MINNEAPOLIS (WCCO) — A neighborhood bar in the Twin Cities, open since 1906, is getting some national attention.
Owners Keith Berg and Lisa Hammer, who bought Palmer’s in 2001, are thrilled and surprised by the news. They recall being in a meeting when workers at the bar delivered the news.
“They ran up the stairs like little kids to show us the phone number and said, ‘You’re in Esquire!'” Berg said.
They take pride in keeping it simple, yet distinctive.
“No bow ties, no blenders,” he said.
Instead of trying to be fancy, they try to keep the atmosphere comfortable. So much so, even the writers at Esquire admit that it’s a dive.
“Oh it’s a huge reward. It’s acknowledgement of how people either understand this bar or they don’t,” Hammer said. “And the fact that someone came here and saw all that we have to offer, yeah, it’s a great reward for what we have to offer.”
Esquire noted the “Wall of Shame” behind the bar, which consists of slips of paper describing bad behavior that has occurred inside Palmer’s. And they also mentioned the variety of colorful characters that stop in for a drink – even in the morning.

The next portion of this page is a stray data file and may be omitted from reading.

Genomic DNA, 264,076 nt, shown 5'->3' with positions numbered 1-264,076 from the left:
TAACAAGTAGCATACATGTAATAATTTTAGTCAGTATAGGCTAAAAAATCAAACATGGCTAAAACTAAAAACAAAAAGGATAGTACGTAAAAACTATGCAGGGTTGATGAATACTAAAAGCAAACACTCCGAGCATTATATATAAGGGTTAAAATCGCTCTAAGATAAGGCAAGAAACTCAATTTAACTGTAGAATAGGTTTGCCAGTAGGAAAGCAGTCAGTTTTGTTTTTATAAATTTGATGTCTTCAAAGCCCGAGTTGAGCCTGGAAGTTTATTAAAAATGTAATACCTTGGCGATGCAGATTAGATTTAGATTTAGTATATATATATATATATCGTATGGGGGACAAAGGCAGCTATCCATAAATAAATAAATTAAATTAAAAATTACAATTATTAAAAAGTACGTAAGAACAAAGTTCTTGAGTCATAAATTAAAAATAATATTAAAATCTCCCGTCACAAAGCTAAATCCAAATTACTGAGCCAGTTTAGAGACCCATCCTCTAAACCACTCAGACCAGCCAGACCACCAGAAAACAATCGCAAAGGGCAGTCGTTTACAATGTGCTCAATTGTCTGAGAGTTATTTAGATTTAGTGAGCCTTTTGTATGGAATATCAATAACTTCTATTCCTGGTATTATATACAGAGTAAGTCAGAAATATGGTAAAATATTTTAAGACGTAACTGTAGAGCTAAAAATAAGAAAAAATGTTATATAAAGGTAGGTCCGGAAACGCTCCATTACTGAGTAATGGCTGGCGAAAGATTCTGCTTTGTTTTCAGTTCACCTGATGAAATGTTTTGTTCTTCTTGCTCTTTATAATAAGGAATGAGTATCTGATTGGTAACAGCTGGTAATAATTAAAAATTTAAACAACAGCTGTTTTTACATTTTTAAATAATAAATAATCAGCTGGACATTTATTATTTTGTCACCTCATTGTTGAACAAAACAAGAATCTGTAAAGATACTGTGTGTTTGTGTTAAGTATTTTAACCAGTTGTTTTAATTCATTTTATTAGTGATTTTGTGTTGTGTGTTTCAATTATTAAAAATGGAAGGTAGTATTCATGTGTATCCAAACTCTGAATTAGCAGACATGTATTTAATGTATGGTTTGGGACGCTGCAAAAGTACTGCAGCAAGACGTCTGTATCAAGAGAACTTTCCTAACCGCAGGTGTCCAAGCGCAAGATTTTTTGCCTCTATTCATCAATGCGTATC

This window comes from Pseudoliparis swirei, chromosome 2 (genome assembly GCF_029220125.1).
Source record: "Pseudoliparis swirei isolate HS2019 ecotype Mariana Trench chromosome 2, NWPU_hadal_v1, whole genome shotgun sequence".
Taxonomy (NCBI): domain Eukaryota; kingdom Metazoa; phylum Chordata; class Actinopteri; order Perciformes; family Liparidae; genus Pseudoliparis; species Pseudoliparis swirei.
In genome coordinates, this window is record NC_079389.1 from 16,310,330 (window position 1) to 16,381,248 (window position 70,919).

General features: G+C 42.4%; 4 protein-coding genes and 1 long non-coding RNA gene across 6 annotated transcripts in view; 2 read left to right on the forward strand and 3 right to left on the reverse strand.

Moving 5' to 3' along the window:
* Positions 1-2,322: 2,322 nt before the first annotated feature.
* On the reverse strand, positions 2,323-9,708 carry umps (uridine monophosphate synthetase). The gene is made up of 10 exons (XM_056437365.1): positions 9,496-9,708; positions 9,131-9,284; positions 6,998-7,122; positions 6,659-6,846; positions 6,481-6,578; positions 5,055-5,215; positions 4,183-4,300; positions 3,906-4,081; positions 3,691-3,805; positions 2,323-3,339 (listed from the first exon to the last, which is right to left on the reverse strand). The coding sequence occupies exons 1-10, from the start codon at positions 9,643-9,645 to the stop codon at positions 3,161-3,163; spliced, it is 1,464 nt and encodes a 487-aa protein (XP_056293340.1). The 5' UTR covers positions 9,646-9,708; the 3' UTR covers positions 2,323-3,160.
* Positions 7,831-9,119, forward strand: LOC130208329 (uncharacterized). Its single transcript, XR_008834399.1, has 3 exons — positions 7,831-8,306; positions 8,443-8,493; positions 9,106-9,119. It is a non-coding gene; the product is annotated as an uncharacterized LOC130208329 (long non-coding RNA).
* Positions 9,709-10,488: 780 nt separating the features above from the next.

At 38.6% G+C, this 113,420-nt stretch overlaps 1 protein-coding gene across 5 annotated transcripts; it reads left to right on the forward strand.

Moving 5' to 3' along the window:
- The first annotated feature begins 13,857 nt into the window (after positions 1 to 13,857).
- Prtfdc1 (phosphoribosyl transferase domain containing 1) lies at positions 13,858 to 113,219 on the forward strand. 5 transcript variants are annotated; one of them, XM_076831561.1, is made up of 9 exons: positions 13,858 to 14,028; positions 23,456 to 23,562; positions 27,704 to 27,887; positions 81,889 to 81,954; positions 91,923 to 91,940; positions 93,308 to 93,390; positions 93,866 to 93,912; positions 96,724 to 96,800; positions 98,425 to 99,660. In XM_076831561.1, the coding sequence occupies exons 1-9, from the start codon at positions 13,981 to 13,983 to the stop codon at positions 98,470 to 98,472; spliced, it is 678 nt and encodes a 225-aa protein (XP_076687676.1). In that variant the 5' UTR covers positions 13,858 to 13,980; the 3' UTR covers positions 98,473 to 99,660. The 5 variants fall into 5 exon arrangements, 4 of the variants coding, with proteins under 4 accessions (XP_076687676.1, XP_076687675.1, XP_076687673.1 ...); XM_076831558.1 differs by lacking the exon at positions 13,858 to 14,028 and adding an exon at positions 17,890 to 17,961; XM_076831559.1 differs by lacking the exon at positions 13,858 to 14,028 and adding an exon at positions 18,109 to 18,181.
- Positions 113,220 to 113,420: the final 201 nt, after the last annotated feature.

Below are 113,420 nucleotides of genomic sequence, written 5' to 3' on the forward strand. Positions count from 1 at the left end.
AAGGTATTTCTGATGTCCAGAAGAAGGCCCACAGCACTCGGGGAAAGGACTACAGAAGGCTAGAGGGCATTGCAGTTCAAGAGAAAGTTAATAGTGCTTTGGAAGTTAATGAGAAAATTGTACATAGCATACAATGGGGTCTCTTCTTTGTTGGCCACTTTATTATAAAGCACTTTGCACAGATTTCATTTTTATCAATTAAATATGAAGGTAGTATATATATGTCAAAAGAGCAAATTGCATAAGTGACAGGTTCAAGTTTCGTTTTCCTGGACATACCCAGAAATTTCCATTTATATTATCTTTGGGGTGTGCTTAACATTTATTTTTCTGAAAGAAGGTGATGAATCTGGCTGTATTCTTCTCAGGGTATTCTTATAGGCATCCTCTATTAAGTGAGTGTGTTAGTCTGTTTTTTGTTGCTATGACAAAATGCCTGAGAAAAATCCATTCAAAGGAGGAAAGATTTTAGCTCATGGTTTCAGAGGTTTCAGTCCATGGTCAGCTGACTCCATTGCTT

“It’s been here 108 years, and, I don’t know, I mean you have people that come here that their grandfather came here, their grandparents,” Hammer said.
Photos on the wall from the 1930s prove that not much has changed at Palmer’s, other than the addition of an outdoor patio. Mike Winebrenner has worked the bar here for 15 years. He shared the secret of being a good bartender.
“They want to tell you their problems, even though you don’t have an answer, you want to listen to them and just kind of agree with them because even if you don’t tell them what their problem is or how to solve their problem and just agree with them, they’ll solve it on their own and go, ‘Thanks for the information!'” Winebrenner said.
Palmer’s Bar also has live music Thursday through Sunday nights. The owners say that being named one of the best bars in America has some of the regulars a little worried that more tourists will be stopping in now – and they’re probably right.
They were one of top-ten bars in the country for sales of Jameson Irish Whiskey, and they prefer to serve mixed drinks that only have two ingredients. Keith Berg wasn’t kidding when he said there are no blenders.